How to Change Letter Spacing with CSS

Darrielle Evans

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When styling elements on your webpage, there are times when you have to pull out magic tricks to get your desired look. Letter spacing in CSS may just be the card up your sleeve. It’s the fine-tuning dial that fixes tight, awkward text, so your content can breathe and flow.

man uses css letter spacing to change text on a website

There’s no hocus-pocus here. Letter spacing is just a straightforward CSS property that can dramatically improve readability and the look of your site.

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Whether it’s for headers that need to make a bold statement or body text that calls for easy reading, adjusting letter spacing is essential for clean, attractive web design. Let’s break down how this simple trick works wonders.

What is letter spacing in CSS?

Altering the letter spacing in CSS allows me to adjust the space between letters. It’s all about that sweet spot where the text on the page doesn’t look too cramped or scattered.

As a developer, I’ve found that extra space between characters can make the content more open and inviting. The goal here is not about making things pretty. It’s more focused on making sure the text is comfortable to read for the users.

Letter spacing is a handy tool in your CSS toolkit that lets you increase or decrease the space between letters. You can measure distance in pixels, ems, or points. I’ve often taken advantage of this cool feature to sprinkle a little elegance onto headings or untangle body text that’s all bunched up, especially with those unique fonts designed to be close together.

With a few CSS tweaks, I can swiftly give the text room to breathe, saving time and transforming the default into something that’s not just easy on the eyes but also a joy for users to navigate. It’s a small step for a developer but a giant leap for readability and website grace.

CSS Letter Spacing in Action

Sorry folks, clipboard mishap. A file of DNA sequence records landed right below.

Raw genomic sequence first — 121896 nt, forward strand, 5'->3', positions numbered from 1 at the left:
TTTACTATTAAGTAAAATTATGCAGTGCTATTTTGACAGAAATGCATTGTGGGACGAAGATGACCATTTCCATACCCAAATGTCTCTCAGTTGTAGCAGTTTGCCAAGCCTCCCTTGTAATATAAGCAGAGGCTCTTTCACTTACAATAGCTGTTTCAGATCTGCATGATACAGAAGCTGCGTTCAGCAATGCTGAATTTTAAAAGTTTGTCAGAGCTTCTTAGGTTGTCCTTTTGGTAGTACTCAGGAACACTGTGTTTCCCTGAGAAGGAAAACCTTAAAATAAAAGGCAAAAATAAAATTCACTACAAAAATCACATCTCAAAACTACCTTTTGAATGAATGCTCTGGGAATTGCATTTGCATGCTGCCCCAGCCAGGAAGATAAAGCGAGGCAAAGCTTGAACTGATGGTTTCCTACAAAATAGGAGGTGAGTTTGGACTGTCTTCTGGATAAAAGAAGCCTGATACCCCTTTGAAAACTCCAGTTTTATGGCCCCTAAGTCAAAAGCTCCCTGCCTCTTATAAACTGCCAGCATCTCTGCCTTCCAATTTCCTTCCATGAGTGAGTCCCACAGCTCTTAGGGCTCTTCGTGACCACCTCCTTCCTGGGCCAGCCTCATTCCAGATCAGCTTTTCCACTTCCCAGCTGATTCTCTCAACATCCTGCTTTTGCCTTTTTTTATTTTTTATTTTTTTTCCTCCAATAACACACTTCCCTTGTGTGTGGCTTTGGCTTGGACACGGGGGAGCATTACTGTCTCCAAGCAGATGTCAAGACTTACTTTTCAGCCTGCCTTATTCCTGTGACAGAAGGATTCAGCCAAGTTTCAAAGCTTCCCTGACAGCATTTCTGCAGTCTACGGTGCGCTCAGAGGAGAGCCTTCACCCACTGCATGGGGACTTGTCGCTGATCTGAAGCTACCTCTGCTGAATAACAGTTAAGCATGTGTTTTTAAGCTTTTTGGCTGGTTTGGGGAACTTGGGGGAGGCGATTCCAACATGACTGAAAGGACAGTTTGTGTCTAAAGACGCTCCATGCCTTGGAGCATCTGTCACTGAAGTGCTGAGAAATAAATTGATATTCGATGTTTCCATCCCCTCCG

The phrase “To Enhance The Quality of Life” on the Mediclinic website is a prime example of effective typography in action. The bold font immediately captures your attention, but the subtle detail of letter spacing makes it stand out.

css letter spacing, example

This approach exemplifies the power of letter spacing in typography. It’s not just about making text readable — it’s also about using space to breathe life into words and align them with the intended vision.

How to Change Letter Spacing with CSS

1. Identify the text.

First, let’s determine which text element we want to target. This could be a paragraph, a heading, or span elements. For this example, let’s stick with a paragraph. Below, we can see what a paragraph looks like with default letter spacing (and no CSS applied):

See the Pen css letter spacing - para by HubSpot (@hubspot) on CodePen.

There is 0 spacing between these letters. It’s perfectly readable, but what if you want to add some more visual flair? Now, we’ll add CSS.

2. Write the CSS rule.

We’ll use a CSS selector to target the paragraph element, then use the latter-spacing property to set a value. This value will be the spacing between letters. Here, let’s use pixels (though you can use other CSS units like in, em, rem, etc.). I’ll space each letter by 2 pixels.

See the Pen css letter spacing - add css by HubSpot (@hubspot) on CodePen.

As you can see, a little goes a long way. Try adjusting the pixel value in the above example to see how the spacing changes.

You can also use negative values to condense your text. Below, I’ve set the letter spacing to -1 pixels:

See the Pen css letter spacing - negative spacing by HubSpot (@hubspot) on CodePen.

If you’re using a negative value, you should go even lighter on the effect so the text remains readable.

3. Consider different screen sizes.

I always remember to test various screen sizes when playing with letter spacing distance to ensure that the letter spacing looks good and is readable on mobile devices, tablets, and desktops. You can simulate different screensizes using the developer tools in your web browser.

Customize your characters with CSS letter spacing.

Adjusting letter spacing in CSS is a simple way to make the text on a website look cleaner and easier to read. It’s a tool that lets us make sure the words on the page are friendly to the reader’s eye.

When we get it just right, it can make a big difference in how people feel about using a site. This attention to the small details is what helps us build websites that really work for our users, making sure they can find — and read — what they need without any hassle.

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